Of course at the heart of all this we have our immortal pair: Lizzie and Darcy. Weinstein and Silberblatt are more reserved than you might expect: there is no flash of lighting when their eyes lock, and even the swords of their sparing have to be sharpened on moments of deep awkwardness. But as their acquaintance deepens, and each begins to unlace the mask the other puts up towards the world, their intimacy, though still marvelously edgy, grows and mingles to a titillating degree. Still waters run deep.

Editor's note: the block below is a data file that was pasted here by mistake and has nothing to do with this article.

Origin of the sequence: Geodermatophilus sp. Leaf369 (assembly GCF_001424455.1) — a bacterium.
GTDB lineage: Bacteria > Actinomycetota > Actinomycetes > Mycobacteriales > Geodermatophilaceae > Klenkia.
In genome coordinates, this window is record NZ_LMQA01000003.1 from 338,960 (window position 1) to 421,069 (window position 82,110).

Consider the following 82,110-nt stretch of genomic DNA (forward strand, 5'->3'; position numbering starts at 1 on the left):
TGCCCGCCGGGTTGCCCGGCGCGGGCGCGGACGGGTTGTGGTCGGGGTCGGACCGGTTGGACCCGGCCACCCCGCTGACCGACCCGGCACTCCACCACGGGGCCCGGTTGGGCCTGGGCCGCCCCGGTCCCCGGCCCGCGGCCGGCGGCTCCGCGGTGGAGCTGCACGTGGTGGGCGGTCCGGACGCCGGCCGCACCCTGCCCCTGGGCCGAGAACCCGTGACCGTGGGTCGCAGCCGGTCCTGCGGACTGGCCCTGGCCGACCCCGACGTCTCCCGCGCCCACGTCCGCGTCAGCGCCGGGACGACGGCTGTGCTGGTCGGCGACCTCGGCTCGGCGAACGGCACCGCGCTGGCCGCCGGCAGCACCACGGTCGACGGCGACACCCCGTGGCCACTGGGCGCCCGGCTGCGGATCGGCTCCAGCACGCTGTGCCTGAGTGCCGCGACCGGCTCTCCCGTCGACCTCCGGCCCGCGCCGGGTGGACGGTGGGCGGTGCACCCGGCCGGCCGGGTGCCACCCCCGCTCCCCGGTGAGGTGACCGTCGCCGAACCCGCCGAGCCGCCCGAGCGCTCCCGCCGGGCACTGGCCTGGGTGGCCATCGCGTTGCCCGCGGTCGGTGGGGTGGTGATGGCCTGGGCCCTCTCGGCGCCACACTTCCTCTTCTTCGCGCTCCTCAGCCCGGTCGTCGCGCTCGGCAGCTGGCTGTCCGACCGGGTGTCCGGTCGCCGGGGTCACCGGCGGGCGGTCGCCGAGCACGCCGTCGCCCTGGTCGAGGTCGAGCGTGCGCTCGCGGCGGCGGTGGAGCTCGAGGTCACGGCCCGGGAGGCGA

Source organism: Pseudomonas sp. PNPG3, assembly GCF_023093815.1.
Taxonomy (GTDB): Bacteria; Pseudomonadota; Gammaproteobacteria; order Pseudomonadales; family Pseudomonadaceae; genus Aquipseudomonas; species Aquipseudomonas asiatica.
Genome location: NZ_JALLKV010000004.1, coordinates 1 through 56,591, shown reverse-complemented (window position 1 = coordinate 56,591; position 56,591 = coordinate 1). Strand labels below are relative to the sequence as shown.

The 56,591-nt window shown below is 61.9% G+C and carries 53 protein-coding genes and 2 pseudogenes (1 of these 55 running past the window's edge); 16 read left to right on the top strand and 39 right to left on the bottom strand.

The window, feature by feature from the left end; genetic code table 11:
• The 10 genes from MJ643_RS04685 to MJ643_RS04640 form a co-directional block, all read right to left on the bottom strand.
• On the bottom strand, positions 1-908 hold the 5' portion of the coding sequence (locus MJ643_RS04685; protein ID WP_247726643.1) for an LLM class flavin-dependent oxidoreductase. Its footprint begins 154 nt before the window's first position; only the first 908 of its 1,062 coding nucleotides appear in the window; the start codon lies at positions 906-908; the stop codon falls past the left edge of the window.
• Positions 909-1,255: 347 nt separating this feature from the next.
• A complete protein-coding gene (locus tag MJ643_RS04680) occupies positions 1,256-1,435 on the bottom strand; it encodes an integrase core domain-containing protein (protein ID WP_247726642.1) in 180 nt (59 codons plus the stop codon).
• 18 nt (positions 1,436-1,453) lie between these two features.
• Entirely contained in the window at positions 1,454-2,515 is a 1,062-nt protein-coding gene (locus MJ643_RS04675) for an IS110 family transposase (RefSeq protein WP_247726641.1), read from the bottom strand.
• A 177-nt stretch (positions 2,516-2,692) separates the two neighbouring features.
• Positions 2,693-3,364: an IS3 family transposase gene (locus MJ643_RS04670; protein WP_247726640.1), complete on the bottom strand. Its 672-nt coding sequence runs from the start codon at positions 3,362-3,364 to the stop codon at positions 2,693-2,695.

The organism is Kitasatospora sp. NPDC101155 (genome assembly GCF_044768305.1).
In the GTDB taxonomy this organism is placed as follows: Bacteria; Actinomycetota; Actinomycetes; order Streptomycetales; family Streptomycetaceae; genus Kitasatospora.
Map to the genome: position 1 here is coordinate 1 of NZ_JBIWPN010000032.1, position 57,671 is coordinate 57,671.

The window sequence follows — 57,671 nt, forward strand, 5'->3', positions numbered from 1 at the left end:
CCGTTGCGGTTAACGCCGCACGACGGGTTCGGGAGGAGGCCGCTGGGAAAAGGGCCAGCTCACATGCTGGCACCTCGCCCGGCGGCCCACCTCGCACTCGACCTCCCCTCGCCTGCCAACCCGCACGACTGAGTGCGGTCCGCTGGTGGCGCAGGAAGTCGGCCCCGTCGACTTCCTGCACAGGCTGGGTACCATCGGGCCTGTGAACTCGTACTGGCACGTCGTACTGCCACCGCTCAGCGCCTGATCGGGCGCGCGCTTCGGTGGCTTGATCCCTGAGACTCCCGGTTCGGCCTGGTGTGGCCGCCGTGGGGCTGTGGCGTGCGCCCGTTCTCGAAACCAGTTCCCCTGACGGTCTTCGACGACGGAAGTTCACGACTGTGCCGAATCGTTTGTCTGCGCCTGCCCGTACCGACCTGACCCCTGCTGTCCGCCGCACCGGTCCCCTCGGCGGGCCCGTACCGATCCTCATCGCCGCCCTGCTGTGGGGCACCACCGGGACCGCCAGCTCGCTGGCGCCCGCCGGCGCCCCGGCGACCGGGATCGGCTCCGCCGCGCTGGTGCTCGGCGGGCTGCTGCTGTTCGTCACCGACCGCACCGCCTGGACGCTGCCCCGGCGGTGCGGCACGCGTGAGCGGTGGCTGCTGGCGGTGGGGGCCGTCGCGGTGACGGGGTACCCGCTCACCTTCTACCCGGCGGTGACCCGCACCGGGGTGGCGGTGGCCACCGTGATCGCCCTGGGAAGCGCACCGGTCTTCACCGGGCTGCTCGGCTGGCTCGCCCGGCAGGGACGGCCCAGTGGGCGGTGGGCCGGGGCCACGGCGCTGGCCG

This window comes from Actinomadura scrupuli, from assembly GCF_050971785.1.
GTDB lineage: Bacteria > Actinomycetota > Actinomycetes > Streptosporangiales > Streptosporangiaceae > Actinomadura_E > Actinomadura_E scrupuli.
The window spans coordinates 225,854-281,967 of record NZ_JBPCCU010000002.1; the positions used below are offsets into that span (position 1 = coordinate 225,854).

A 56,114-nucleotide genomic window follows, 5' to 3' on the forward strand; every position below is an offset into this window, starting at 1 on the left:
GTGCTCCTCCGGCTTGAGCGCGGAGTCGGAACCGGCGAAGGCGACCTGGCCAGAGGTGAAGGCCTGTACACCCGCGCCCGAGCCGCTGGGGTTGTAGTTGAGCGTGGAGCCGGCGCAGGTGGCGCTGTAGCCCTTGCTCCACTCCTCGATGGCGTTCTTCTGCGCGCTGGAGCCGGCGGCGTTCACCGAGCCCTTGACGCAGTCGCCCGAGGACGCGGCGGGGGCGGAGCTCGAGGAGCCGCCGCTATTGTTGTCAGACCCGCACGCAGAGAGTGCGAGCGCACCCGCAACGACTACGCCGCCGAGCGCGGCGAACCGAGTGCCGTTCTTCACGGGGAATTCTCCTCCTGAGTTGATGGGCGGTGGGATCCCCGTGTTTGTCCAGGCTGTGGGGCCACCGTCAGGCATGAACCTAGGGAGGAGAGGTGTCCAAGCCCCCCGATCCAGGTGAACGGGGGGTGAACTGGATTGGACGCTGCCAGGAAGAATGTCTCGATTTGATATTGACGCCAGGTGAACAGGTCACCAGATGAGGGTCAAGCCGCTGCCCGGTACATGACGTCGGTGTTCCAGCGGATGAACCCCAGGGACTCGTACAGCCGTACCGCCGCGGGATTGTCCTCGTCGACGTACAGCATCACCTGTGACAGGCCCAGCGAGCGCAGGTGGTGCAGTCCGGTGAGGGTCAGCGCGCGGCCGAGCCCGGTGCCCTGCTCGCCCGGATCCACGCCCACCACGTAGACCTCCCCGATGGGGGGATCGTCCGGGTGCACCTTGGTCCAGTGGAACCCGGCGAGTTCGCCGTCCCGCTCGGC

Both actors have chosen to build their characters into people who, despite their love of words, aren’t given much opportunity to speak in their lives. As Lizzie jokes: “We are each of an unsocial, taciturn disposition, unwilling to speak, unless we expect to say something that will amaze the whole room, and be handed down to posterity with all the eclat of a proverb.” Which is meant in jest but as we see at Longbourn Lizzie’s voice is just one among many (and much more strident) sisters. Mr. Darcy, because of his position is expected to be wise and withdrawn, follows his duty to the letter. It is only together that they begin to sock each other with the choice phrases that bring them, and us, into a deeper state of affection. Silberblatt, holds fast to this state, using his rich bass voice to glide across Austen’s language as over the surface of a lake. Sometimes he does err on the side of being an ambulatory statue, but his ability to measure the quivering of Darcy’s cool repose when it is startled, derailed or just plain pricked by Miss Bennet, that we catches of the real man beneath.